Native 3D structure of the ciliary base witnessed for the first time

Cilia—small hair-like organelles—spread from cells and carry out many activities, which include signaling and motility. Scientists have discovered that cilia have a dedicated transport center at their base, where cargos and trains are gathered for transportation across the cilia. Because flaws in this cilia transport system can result in, for example, blindness or cystic kidneys, the findings reported in Science also offer new understandings of the molecular basis for different diseases.

Native 3D structure of the ciliary base witnessed for the first time
Cilia are highly complex transport hubs. Defects can lead to diseases e.g. cystic kidneys or blindness. Image credit: Biozentrum, University of Basel

Cilia do several activities for the cell: they aid cells in swimming, moving fluid, and sending messages to one another. They ensure sight, eliminate substances from the lungs, transport brain fluid, and smell and sound recognition. They are also important for the right development and arrangement of organs. When their functioning is interrupted, several different diseases can occur, which include kidney, heart, and lung diseases, infertility, or blindness.

The arrangement and working of cilia depend on large trains of proteins that transport vital cargos from and to the ciliary tip and the base, respectively. The traffic inside cilia can be paralyzed by even the tiniest mutations in individual components.

The study group headed by Prof. Ben Engel at the Biozentrum of the University of Basel, along with co-workers at the University of Geneva and the research institute Human Technopole in Milan, is now successful in investigating cilia in their usual environment. Their examination showed the native 3D structure of the ciliary base for the first time. The team found a busy transport center, with trains getting loaded and assembled to get ready for their transportation into the cilia.

Loading station for cilia transport

Cilia are strongly attached to the cell at their base.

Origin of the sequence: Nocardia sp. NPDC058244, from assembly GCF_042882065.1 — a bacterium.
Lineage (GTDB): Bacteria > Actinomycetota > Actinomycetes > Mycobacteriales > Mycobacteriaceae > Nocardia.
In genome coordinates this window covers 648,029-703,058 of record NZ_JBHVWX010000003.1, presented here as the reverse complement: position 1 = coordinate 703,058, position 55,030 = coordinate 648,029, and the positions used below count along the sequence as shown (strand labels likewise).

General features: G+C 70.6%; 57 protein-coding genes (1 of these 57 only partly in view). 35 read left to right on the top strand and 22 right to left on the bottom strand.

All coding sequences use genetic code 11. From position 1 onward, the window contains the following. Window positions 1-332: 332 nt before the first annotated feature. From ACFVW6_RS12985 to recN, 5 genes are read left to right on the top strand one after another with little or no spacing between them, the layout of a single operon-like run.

Here is the start station for cilia transport. Trains are assembled here, loaded with cargo, and placed on the rails.”

Hugo van den Hoek, Study First Author, University of Basel

There are nine diverse rails in total within cilia, which are known as microtubules. Each comprises two tracks: each one for outbound and inbound trains. The trains pass on proteins, like signaling molecules, and building components to the cilia tip. The train is disassembled and unloaded at cilia’s destination station.

The team investigated the composition of the assembling trains in elaborate, which reveals the order in which the train components are assembled at the base of the cilia. Structures functioning as a selective barrier at the base are also imaged.

This regulates the entry of large trains until they are fully assembled and loaded with the cargo proteins required for the construction and maintenance of the cilia. From fluorescence microscopy, we also know the exact timetable of the trains. Trains leave the start station within nine seconds, and then the whole train assembly process starts again.”

Hugo van den Hoek, Study First Author, University of Basel

Organelles in 3D

The composition and structure of the ciliary base were resolved by researchers using two complementary imaging methods. The study teams of Ben Engel in Basel and Dr. Gaia Pigino in Milan conducted cryo-electron tomography, showing native cellular structures with delicate molecular detail.

Scientists headed by Dr. Virginie Hamel and Prof. Paul Guichard in Geneva included information from Expansion Microscopy, allowing several proteins to be mapped and localized onto the tomography structures.

This powerful combination of technologies has allowed us to reconstruct the first molecular model of the ciliary base and observe how it regulates the assembly and entry of these large protein trains.”

Paul Guichard, Professor, University of Geneva

“Understanding the transport system and its logistics in detail helps us understand how cilia are built and function, which may also provide new ideas for therapies to cilia diseases,” states Ben Engel. As a step forward, he and his co-workers want to investigate what happens at the tip of the cilia: structuring of this end station and organization of return transport.

Source:
Journal reference:

Hugo van den Hoek, et al. (2022) In situ architecture of the ciliary base reveals the stepwise assembly of IFT trains. Science. doi.org/10.1126/science.abm6704.

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